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Redefining Senior Moments

Are you ageist and don't realize it?

by Successful Aging in Action! | 5.8.19

Ageism is Discrimination

Ageism is the last acceptable form of discrimination in our country. You might be thinking, “Of course I’m not ageist; I love older adults!” Or, “This doesn’t apply to me; I am an older adult!” Unfortunately, ageism is so much a part of mainstream society, we likely do not recognize all the ways it influences our language and behaviors.

For instance, consider the current thinking about retirees – once they finish working, they are no longer considered contributors to society, and are viewed as a burden to precious resources. What about within retirement communities, where levels of living are separated? Do you find yourself judging those who live “over there” in assisted living? And how many times have you said, “Pardon me, I’m having a senior moment?"

Age discrimination is not just about how the younger generations behave toward the older generations. It impacts every single person in our society by infiltrating our subconscious views of aging. This ultimately results in the very harmful ways we judge our own aging journey; this is sometimes referred to as internalized ageism. Each of us tends to be our own worst critic. Unfortunately, when this is fueled by negative views from society, it can result in disastrous effects. We see the symptoms of those struggling with age discrimination – both external and internal. 

Key indicators include hopelessness, depression, lack of meaning and purpose, withdrawal from activities, isolation from social interactions. We also see it in the hesitation to ask for support, in “not wanting to be a burden,” and not viewing the ways in which we support others as being noteworthy. At minimum, it is limiting ourselves to what older adults “should” and “shouldn’t” do.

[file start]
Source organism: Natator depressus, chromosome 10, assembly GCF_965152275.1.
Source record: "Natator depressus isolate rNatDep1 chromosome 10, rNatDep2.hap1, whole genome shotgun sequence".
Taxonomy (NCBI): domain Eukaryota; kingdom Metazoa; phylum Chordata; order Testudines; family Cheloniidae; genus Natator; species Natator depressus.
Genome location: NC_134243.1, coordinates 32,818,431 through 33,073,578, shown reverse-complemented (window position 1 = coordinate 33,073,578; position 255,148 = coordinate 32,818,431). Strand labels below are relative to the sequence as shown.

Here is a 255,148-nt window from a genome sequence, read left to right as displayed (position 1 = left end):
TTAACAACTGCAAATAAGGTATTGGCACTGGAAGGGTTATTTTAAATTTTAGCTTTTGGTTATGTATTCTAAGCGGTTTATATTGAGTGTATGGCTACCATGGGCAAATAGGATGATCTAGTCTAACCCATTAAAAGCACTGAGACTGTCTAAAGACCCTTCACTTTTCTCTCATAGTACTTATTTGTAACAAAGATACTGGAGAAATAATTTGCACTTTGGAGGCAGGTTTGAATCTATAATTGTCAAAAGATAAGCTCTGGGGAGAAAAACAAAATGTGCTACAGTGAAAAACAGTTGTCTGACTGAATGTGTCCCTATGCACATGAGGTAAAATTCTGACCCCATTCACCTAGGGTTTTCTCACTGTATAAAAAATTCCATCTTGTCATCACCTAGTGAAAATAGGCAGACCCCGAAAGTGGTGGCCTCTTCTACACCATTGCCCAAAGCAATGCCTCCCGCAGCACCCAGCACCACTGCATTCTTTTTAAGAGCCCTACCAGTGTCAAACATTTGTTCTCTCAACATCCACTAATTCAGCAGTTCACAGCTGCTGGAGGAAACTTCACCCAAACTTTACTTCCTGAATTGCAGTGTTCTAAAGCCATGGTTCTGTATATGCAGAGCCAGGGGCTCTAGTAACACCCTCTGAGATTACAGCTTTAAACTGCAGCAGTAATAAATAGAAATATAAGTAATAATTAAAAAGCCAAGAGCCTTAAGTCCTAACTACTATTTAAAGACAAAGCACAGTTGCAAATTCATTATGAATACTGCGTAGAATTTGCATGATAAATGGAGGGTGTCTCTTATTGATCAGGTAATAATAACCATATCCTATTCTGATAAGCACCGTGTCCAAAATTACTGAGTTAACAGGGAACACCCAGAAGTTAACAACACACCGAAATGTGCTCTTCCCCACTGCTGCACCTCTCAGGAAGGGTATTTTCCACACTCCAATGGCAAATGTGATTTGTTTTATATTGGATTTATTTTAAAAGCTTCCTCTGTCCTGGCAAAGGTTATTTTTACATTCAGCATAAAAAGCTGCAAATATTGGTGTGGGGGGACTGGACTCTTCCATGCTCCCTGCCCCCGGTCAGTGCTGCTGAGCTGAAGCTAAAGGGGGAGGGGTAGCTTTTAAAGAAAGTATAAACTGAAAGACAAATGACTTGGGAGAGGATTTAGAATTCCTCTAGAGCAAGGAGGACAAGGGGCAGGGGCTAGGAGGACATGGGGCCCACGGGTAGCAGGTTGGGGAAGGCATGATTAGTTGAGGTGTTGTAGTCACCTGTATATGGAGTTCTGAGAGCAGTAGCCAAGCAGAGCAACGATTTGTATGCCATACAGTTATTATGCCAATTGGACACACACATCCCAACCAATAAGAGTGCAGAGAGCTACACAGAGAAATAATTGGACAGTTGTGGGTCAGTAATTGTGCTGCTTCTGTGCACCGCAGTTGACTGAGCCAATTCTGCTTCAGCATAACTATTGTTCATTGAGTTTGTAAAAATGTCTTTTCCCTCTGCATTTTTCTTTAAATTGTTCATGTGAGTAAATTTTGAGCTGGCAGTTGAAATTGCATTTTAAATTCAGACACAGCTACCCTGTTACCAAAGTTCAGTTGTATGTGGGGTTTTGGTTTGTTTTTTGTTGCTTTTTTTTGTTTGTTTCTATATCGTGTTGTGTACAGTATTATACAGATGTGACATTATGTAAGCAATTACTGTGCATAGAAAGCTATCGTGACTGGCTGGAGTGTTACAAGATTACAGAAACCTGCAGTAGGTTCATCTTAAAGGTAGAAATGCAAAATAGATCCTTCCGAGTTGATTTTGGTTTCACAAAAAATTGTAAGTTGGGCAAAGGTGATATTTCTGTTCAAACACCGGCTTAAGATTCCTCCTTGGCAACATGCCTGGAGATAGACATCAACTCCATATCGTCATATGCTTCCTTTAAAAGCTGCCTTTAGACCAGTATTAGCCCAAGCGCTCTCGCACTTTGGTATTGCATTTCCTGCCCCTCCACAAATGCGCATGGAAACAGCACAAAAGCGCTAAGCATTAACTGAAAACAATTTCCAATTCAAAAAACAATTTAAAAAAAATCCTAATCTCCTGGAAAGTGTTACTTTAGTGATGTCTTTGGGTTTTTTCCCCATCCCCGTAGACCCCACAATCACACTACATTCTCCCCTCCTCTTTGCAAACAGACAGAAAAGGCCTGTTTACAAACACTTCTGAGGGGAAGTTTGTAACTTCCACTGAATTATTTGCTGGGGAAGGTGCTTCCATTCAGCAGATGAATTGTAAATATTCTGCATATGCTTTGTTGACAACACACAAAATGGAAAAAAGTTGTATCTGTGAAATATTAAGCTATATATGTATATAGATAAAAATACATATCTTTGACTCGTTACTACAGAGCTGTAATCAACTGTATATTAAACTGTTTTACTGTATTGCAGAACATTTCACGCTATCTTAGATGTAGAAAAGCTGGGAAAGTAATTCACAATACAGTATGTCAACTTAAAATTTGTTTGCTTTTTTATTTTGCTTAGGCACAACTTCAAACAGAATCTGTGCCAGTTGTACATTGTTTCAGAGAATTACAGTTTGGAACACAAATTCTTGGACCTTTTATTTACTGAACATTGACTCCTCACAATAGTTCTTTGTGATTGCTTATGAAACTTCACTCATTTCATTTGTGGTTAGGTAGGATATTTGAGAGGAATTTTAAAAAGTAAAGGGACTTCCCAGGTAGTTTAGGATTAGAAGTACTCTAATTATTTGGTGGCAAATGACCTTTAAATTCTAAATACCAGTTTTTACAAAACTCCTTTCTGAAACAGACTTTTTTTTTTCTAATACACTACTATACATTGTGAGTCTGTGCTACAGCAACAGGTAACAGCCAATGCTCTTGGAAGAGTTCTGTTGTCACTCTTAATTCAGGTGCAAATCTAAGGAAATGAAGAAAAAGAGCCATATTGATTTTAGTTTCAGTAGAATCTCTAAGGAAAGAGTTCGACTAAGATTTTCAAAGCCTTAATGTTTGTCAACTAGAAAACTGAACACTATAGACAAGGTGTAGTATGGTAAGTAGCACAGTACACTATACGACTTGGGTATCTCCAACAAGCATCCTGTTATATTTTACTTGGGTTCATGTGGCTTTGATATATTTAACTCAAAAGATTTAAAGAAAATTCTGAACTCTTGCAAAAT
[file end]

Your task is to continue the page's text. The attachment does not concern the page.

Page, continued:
To whose views are we subscribing? What can you do to increase awareness and take action? 

  • Examine your language and behaviors for signs of ageism, including your “inner voice” regarding your own aging experience.
  • Try the ageism litmus test: replace a gender or ethnicity with the world “old” or “senior” in a sentence, and consider whether the sentence is acceptable.
  •  The ‘Still’ challenge: Do you use the word “still,” as in “He’s still hiking at age 88.” This small word brings a large dose of ageism into a single sentence.
  • Talk about your observations and fears about aging with a supportive group of peers.
  • Be inclusive to ALL individuals, regardless of physical or cognitive ability, and be brave enough to challenge those who are not.

By Christa Bitner - Published in the July/August 2013 Masterpiece Living Mosaic

Successful Aging in Action!

Written by Successful Aging in Action!

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